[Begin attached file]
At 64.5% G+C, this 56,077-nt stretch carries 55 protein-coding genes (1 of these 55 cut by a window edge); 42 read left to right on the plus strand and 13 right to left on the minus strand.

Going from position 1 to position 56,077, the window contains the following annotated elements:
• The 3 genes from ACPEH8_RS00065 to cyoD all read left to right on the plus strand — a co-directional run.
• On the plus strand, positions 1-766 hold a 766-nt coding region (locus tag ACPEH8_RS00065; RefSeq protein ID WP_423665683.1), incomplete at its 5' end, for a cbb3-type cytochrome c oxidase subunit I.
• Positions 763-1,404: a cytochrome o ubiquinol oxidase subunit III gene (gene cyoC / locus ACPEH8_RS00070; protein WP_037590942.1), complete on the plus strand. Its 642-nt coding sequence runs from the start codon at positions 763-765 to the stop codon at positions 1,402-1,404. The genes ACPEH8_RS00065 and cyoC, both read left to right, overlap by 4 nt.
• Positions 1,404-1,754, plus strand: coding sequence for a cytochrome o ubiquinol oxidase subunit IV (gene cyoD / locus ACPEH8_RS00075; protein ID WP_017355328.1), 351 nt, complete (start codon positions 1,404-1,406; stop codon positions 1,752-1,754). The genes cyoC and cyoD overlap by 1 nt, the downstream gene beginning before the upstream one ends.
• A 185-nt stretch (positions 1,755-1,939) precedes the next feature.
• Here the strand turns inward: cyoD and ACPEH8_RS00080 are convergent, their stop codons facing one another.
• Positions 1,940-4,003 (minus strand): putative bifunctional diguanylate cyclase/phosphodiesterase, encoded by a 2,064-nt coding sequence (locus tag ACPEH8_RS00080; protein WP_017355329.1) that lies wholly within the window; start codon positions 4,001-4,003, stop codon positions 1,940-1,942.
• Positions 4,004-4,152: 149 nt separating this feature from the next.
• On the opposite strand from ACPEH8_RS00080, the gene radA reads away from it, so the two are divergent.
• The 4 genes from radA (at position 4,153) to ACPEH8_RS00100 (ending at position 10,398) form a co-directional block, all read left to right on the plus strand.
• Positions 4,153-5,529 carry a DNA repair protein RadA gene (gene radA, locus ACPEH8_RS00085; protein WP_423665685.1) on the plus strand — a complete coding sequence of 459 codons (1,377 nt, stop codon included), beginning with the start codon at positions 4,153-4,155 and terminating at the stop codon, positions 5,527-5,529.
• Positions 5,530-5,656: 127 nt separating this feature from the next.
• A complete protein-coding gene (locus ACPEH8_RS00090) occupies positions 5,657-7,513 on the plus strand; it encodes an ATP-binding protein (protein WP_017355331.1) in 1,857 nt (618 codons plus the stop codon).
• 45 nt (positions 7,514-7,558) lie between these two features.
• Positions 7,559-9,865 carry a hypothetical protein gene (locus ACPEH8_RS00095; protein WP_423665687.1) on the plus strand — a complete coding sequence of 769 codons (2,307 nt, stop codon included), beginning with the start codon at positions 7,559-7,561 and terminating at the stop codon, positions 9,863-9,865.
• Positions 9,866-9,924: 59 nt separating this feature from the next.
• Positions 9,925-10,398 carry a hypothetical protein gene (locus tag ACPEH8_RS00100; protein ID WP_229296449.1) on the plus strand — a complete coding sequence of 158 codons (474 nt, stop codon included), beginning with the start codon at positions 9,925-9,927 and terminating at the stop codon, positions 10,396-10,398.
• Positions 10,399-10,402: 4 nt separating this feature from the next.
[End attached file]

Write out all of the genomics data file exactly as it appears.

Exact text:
At 64.5% G+C, this 56,077-nt stretch carries 55 protein-coding genes (1 of these 55 cut by a window edge); 42 read left to right on the plus strand and 13 right to left on the minus strand.

Going from position 1 to position 56,077, the window contains the following annotated elements:
• The 3 genes from ACPEH8_RS00065 to cyoD all read left to right on the plus strand — a co-directional run.
• On the plus strand, positions 1-766 hold a 766-nt coding region (locus tag ACPEH8_RS00065; RefSeq protein ID WP_423665683.1), incomplete at its 5' end, for a cbb3-type cytochrome c oxidase subunit I.
• Positions 763-1,404: a cytochrome o ubiquinol oxidase subunit III gene (gene cyoC / locus ACPEH8_RS00070; protein WP_037590942.1), complete on the plus strand. Its 642-nt coding sequence runs from the start codon at positions 763-765 to the stop codon at positions 1,402-1,404. The genes ACPEH8_RS00065 and cyoC, both read left to right, overlap by 4 nt.
• Positions 1,404-1,754, plus strand: coding sequence for a cytochrome o ubiquinol oxidase subunit IV (gene cyoD / locus ACPEH8_RS00075; protein ID WP_017355328.1), 351 nt, complete (start codon positions 1,404-1,406; stop codon positions 1,752-1,754). The genes cyoC and cyoD overlap by 1 nt, the downstream gene beginning before the upstream one ends.
• A 185-nt stretch (positions 1,755-1,939) precedes the next feature.
• Here the strand turns inward: cyoD and ACPEH8_RS00080 are convergent, their stop codons facing one another.
• Positions 1,940-4,003 (minus strand): putative bifunctional diguanylate cyclase/phosphodiesterase, encoded by a 2,064-nt coding sequence (locus tag ACPEH8_RS00080; protein WP_017355329.1) that lies wholly within the window; start codon positions 4,001-4,003, stop codon positions 1,940-1,942.
• Positions 4,004-4,152: 149 nt separating this feature from the next.
• On the opposite strand from ACPEH8_RS00080, the gene radA reads away from it, so the two are divergent.
• The 4 genes from radA (at position 4,153) to ACPEH8_RS00100 (ending at position 10,398) form a co-directional block, all read left to right on the plus strand.
• Positions 4,153-5,529 carry a DNA repair protein RadA gene (gene radA, locus ACPEH8_RS00085; protein WP_423665685.1) on the plus strand — a complete coding sequence of 459 codons (1,377 nt, stop codon included), beginning with the start codon at positions 4,153-4,155 and terminating at the stop codon, positions 5,527-5,529.
• Positions 5,530-5,656: 127 nt separating this feature from the next.
• A complete protein-coding gene (locus ACPEH8_RS00090) occupies positions 5,657-7,513 on the plus strand; it encodes an ATP-binding protein (protein WP_017355331.1) in 1,857 nt (618 codons plus the stop codon).
• 45 nt (positions 7,514-7,558) lie between these two features.
• Positions 7,559-9,865 carry a hypothetical protein gene (locus ACPEH8_RS00095; protein WP_423665687.1) on the plus strand — a complete coding sequence of 769 codons (2,307 nt, stop codon included), beginning with the start codon at positions 7,559-7,561 and terminating at the stop codon, positions 9,863-9,865.
• Positions 9,866-9,924: 59 nt separating this feature from the next.
• Positions 9,925-10,398 carry a hypothetical protein gene (locus tag ACPEH8_RS00100; protein ID WP_229296449.1) on the plus strand — a complete coding sequence of 158 codons (474 nt, stop codon included), beginning with the start codon at positions 9,925-9,927 and terminating at the stop codon, positions 10,396-10,398.
• Positions 10,399-10,402: 4 nt separating this feature from the next.